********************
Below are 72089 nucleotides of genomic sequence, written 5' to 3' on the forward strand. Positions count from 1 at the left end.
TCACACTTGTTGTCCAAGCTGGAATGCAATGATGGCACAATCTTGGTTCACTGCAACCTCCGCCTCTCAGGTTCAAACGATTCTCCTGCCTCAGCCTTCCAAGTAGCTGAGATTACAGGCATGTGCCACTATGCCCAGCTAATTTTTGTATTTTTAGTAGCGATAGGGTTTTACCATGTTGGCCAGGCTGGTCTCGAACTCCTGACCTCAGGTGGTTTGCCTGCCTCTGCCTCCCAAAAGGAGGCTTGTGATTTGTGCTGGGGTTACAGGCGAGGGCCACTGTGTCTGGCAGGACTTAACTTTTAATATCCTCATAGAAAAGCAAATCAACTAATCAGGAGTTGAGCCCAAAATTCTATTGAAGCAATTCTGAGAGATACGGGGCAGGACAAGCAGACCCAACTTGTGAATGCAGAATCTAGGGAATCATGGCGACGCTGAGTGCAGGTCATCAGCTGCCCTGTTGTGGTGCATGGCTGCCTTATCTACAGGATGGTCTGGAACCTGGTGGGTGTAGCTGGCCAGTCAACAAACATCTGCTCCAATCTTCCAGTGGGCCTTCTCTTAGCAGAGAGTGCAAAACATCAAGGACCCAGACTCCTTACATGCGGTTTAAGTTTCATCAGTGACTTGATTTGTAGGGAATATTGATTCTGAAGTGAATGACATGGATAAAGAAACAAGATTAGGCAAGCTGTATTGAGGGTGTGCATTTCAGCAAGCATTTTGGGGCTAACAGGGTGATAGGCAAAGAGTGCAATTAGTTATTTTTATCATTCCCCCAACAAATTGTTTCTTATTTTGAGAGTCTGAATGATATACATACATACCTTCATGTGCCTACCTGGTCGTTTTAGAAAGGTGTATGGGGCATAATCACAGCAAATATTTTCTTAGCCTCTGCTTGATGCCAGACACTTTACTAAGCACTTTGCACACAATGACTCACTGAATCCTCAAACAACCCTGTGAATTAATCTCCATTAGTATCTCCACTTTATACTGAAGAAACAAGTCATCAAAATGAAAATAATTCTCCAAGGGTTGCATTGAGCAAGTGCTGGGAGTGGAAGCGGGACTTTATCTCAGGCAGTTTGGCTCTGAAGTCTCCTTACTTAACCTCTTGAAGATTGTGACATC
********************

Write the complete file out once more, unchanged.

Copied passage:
Below are 72089 nucleotides of genomic sequence, written 5' to 3' on the forward strand. Positions count from 1 at the left end.
TCACACTTGTTGTCCAAGCTGGAATGCAATGATGGCACAATCTTGGTTCACTGCAACCTCCGCCTCTCAGGTTCAAACGATTCTCCTGCCTCAGCCTTCCAAGTAGCTGAGATTACAGGCATGTGCCACTATGCCCAGCTAATTTTTGTATTTTTAGTAGCGATAGGGTTTTACCATGTTGGCCAGGCTGGTCTCGAACTCCTGACCTCAGGTGGTTTGCCTGCCTCTGCCTCCCAAAAGGAGGCTTGTGATTTGTGCTGGGGTTACAGGCGAGGGCCACTGTGTCTGGCAGGACTTAACTTTTAATATCCTCATAGAAAAGCAAATCAACTAATCAGGAGTTGAGCCCAAAATTCTATTGAAGCAATTCTGAGAGATACGGGGCAGGACAAGCAGACCCAACTTGTGAATGCAGAATCTAGGGAATCATGGCGACGCTGAGTGCAGGTCATCAGCTGCCCTGTTGTGGTGCATGGCTGCCTTATCTACAGGATGGTCTGGAACCTGGTGGGTGTAGCTGGCCAGTCAACAAACATCTGCTCCAATCTTCCAGTGGGCCTTCTCTTAGCAGAGAGTGCAAAACATCAAGGACCCAGACTCCTTACATGCGGTTTAAGTTTCATCAGTGACTTGATTTGTAGGGAATATTGATTCTGAAGTGAATGACATGGATAAAGAAACAAGATTAGGCAAGCTGTATTGAGGGTGTGCATTTCAGCAAGCATTTTGGGGCTAACAGGGTGATAGGCAAAGAGTGCAATTAGTTATTTTTATCATTCCCCCAACAAATTGTTTCTTATTTTGAGAGTCTGAATGATATACATACATACCTTCATGTGCCTACCTGGTCGTTTTAGAAAGGTGTATGGGGCATAATCACAGCAAATATTTTCTTAGCCTCTGCTTGATGCCAGACACTTTACTAAGCACTTTGCACACAATGACTCACTGAATCCTCAAACAACCCTGTGAATTAATCTCCATTAGTATCTCCACTTTATACTGAAGAAACAAGTCATCAAAATGAAAATAATTCTCCAAGGGTTGCATTGAGCAAGTGCTGGGAGTGGAAGCGGGACTTTATCTCAGGCAGTTTGGCTCTGAAGTCTCCTTACTTAACCTCTTGAAGATTGTGACATC